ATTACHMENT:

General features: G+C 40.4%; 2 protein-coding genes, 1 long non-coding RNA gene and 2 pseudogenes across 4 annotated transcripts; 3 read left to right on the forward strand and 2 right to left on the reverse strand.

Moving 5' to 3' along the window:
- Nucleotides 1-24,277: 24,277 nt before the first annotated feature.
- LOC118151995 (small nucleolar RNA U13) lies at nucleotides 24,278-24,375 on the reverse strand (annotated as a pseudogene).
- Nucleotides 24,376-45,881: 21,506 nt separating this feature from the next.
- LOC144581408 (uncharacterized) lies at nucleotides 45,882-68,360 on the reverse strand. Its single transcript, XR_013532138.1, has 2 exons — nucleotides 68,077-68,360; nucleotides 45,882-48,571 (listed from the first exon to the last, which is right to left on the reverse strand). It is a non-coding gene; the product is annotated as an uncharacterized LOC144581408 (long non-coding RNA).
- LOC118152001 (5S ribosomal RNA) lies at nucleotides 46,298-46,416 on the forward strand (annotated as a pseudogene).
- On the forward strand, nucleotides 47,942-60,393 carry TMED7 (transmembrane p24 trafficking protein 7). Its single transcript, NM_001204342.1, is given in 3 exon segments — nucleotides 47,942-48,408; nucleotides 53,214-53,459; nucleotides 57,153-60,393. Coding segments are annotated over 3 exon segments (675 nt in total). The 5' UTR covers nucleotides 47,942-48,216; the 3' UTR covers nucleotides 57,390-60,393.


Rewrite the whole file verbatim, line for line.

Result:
General features: G+C 40.4%; 2 protein-coding genes, 1 long non-coding RNA gene and 2 pseudogenes across 4 annotated transcripts; 3 read left to right on the forward strand and 2 right to left on the reverse strand.

Moving 5' to 3' along the window:
- Nucleotides 1-24,277: 24,277 nt before the first annotated feature.
- LOC118151995 (small nucleolar RNA U13) lies at nucleotides 24,278-24,375 on the reverse strand (annotated as a pseudogene).
- Nucleotides 24,376-45,881: 21,506 nt separating this feature from the next.
- LOC144581408 (uncharacterized) lies at nucleotides 45,882-68,360 on the reverse strand. Its single transcript, XR_013532138.1, has 2 exons — nucleotides 68,077-68,360; nucleotides 45,882-48,571 (listed from the first exon to the last, which is right to left on the reverse strand). It is a non-coding gene; the product is annotated as an uncharacterized LOC144581408 (long non-coding RNA).
- LOC118152001 (5S ribosomal RNA) lies at nucleotides 46,298-46,416 on the forward strand (annotated as a pseudogene).
- On the forward strand, nucleotides 47,942-60,393 carry TMED7 (transmembrane p24 trafficking protein 7). Its single transcript, NM_001204342.1, is given in 3 exon segments — nucleotides 47,942-48,408; nucleotides 53,214-53,459; nucleotides 57,153-60,393. Coding segments are annotated over 3 exon segments (675 nt in total). The 5' UTR covers nucleotides 47,942-48,216; the 3' UTR covers nucleotides 57,390-60,393.